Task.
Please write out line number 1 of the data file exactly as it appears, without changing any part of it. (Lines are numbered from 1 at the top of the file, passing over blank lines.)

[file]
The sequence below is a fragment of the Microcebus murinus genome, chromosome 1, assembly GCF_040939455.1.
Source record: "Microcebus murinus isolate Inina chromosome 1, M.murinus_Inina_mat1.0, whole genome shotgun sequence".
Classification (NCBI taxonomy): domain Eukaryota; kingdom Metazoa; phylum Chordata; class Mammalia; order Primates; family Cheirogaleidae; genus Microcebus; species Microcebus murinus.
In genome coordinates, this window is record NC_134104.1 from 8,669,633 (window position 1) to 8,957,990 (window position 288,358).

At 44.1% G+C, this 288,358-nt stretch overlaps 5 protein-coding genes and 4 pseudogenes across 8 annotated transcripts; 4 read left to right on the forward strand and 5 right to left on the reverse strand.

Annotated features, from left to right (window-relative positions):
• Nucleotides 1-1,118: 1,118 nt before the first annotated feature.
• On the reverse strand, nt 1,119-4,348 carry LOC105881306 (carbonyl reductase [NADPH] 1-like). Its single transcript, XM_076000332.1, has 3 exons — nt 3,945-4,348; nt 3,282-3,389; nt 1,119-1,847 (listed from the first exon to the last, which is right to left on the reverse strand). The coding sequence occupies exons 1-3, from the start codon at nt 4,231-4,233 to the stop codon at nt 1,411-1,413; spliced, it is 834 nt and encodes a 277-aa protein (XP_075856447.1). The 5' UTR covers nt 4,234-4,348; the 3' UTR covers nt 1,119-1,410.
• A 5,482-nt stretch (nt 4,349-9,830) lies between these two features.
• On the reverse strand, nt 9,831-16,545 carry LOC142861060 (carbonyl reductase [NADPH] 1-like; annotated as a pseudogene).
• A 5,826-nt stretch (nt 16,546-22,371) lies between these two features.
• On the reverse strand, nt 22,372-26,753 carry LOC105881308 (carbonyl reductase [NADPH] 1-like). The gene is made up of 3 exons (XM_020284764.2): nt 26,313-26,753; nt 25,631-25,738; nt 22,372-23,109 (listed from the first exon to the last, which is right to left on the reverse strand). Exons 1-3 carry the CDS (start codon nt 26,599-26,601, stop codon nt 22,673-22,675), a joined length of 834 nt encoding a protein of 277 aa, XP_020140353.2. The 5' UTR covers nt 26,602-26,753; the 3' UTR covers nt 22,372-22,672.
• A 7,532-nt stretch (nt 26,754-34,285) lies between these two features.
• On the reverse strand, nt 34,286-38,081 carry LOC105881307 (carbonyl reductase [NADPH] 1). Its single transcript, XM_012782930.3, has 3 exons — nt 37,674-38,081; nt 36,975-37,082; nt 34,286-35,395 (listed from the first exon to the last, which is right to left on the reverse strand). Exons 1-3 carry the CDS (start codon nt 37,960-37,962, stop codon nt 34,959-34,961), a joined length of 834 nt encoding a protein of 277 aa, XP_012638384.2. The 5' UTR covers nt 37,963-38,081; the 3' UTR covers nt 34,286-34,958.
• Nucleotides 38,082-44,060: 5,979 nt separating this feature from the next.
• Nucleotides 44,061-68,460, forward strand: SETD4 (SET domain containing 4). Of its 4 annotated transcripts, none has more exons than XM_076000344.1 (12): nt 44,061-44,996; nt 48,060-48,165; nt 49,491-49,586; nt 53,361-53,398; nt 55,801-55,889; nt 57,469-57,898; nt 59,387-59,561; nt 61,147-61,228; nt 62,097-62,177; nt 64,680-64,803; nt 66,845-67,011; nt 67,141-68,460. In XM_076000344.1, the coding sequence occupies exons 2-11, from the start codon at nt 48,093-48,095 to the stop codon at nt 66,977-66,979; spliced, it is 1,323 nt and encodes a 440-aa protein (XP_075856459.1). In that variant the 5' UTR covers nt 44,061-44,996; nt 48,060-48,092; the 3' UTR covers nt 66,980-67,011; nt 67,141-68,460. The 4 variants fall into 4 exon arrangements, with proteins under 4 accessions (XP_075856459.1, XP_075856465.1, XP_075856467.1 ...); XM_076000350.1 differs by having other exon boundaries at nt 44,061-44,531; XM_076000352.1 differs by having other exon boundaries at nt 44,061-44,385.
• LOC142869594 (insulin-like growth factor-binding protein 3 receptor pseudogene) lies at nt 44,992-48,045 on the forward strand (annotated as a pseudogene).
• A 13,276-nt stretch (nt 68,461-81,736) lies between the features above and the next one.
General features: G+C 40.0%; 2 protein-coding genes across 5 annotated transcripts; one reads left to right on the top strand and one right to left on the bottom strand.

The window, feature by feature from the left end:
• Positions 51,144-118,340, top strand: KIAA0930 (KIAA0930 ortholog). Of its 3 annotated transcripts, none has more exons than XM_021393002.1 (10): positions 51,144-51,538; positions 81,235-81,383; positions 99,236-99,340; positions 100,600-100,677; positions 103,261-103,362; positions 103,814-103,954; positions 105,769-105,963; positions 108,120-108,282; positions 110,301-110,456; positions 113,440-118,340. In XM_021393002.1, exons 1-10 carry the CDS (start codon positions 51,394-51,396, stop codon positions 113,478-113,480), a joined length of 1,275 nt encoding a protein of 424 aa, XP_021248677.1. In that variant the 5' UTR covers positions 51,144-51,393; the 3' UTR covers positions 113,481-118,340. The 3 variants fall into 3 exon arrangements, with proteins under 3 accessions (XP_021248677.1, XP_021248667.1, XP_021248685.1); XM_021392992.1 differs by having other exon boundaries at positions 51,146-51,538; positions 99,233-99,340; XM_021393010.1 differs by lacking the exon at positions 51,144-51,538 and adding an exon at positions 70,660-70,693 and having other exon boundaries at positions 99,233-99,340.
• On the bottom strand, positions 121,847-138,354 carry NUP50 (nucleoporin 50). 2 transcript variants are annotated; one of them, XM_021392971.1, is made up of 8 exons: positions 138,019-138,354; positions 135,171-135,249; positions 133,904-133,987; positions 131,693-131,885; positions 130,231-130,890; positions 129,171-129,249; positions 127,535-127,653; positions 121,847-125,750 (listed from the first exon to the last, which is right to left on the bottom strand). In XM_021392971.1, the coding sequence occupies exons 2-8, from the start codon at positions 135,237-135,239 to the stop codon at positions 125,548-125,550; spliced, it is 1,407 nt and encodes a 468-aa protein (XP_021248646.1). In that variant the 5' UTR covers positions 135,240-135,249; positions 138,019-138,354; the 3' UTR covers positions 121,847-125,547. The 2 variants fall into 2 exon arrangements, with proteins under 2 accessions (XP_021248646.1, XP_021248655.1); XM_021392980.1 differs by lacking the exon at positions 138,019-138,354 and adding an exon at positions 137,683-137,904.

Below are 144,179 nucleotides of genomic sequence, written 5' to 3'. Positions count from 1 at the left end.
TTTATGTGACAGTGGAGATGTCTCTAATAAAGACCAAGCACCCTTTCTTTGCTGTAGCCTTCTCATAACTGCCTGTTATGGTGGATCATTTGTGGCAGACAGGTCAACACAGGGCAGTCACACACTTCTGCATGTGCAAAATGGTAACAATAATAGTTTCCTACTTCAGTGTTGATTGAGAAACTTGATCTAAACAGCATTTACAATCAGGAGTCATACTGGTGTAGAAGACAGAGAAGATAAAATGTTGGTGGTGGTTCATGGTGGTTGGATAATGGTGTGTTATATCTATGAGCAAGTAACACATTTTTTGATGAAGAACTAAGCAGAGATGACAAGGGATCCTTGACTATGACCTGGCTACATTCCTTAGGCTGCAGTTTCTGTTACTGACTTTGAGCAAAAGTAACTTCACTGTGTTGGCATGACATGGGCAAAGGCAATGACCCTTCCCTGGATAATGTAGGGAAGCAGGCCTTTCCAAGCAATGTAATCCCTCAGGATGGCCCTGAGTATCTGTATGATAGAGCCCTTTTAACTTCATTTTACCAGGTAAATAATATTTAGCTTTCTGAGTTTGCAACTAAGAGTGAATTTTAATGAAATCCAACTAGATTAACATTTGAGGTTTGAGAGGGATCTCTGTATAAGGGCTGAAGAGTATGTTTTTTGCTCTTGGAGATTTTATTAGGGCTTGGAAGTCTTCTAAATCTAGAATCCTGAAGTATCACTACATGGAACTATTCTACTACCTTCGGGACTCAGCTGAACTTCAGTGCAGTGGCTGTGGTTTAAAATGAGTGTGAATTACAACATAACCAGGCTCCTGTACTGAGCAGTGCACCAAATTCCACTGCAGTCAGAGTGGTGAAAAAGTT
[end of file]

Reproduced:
The sequence below is a fragment of the Microcebus murinus genome, chromosome 1, assembly GCF_040939455.1.